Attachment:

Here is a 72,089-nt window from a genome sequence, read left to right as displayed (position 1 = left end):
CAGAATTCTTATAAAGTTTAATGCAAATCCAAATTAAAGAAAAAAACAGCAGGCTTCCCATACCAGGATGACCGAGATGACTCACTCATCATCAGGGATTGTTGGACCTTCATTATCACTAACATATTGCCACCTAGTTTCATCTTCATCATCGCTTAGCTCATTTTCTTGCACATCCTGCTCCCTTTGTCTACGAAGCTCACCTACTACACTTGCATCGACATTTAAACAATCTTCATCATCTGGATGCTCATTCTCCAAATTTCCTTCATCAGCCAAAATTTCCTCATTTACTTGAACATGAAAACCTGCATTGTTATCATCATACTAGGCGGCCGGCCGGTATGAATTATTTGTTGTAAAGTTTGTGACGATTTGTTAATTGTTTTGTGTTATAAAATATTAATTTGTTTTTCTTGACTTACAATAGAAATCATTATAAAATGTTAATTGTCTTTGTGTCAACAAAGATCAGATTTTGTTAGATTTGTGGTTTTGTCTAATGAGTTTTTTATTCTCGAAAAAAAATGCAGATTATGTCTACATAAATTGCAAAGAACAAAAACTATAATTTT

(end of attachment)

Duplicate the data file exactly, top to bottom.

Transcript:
Here is a 72,089-nt window from a genome sequence, read left to right as displayed (position 1 = left end):
CAGAATTCTTATAAAGTTTAATGCAAATCCAAATTAAAGAAAAAAACAGCAGGCTTCCCATACCAGGATGACCGAGATGACTCACTCATCATCAGGGATTGTTGGACCTTCATTATCACTAACATATTGCCACCTAGTTTCATCTTCATCATCGCTTAGCTCATTTTCTTGCACATCCTGCTCCCTTTGTCTACGAAGCTCACCTACTACACTTGCATCGACATTTAAACAATCTTCATCATCTGGATGCTCATTCTCCAAATTTCCTTCATCAGCCAAAATTTCCTCATTTACTTGAACATGAAAACCTGCATTGTTATCATCATACTAGGCGGCCGGCCGGTATGAATTATTTGTTGTAAAGTTTGTGACGATTTGTTAATTGTTTTGTGTTATAAAATATTAATTTGTTTTTCTTGACTTACAATAGAAATCATTATAAAATGTTAATTGTCTTTGTGTCAACAAAGATCAGATTTTGTTAGATTTGTGGTTTTGTCTAATGAGTTTTTTATTCTCGAAAAAAAATGCAGATTATGTCTACATAAATTGCAAAGAACAAAAACTATAATTTT